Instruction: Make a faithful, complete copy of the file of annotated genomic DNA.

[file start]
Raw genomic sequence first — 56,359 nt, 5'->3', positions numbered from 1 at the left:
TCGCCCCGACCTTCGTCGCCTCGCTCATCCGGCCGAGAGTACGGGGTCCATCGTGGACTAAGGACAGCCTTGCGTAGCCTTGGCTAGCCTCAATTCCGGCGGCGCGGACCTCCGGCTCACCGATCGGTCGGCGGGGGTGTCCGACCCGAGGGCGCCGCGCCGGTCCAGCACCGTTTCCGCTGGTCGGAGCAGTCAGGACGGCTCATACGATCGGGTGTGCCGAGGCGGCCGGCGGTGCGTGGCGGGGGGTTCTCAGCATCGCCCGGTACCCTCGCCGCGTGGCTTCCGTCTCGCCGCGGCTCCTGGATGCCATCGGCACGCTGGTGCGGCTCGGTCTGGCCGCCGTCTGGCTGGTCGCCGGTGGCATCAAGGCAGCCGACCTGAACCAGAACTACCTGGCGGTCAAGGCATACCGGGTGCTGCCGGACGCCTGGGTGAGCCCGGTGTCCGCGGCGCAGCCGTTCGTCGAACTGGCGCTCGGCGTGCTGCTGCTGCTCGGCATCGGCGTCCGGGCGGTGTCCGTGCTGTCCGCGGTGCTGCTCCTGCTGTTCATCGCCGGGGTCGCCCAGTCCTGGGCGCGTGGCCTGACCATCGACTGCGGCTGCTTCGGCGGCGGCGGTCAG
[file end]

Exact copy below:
Raw genomic sequence first — 56,359 nt, 5'->3', positions numbered from 1 at the left:
TCGCCCCGACCTTCGTCGCCTCGCTCATCCGGCCGAGAGTACGGGGTCCATCGTGGACTAAGGACAGCCTTGCGTAGCCTTGGCTAGCCTCAATTCCGGCGGCGCGGACCTCCGGCTCACCGATCGGTCGGCGGGGGTGTCCGACCCGAGGGCGCCGCGCCGGTCCAGCACCGTTTCCGCTGGTCGGAGCAGTCAGGACGGCTCATACGATCGGGTGTGCCGAGGCGGCCGGCGGTGCGTGGCGGGGGGTTCTCAGCATCGCCCGGTACCCTCGCCGCGTGGCTTCCGTCTCGCCGCGGCTCCTGGATGCCATCGGCACGCTGGTGCGGCTCGGTCTGGCCGCCGTCTGGCTGGTCGCCGGTGGCATCAAGGCAGCCGACCTGAACCAGAACTACCTGGCGGTCAAGGCATACCGGGTGCTGCCGGACGCCTGGGTGAGCCCGGTGTCCGCGGCGCAGCCGTTCGTCGAACTGGCGCTCGGCGTGCTGCTGCTGCTCGGCATCGGCGTCCGGGCGGTGTCCGTGCTGTCCGCGGTGCTGCTCCTGCTGTTCATCGCCGGGGTCGCCCAGTCCTGGGCGCGTGGCCTGACCATCGACTGCGGCTGCTTCGGCGGCGGCGGTCAG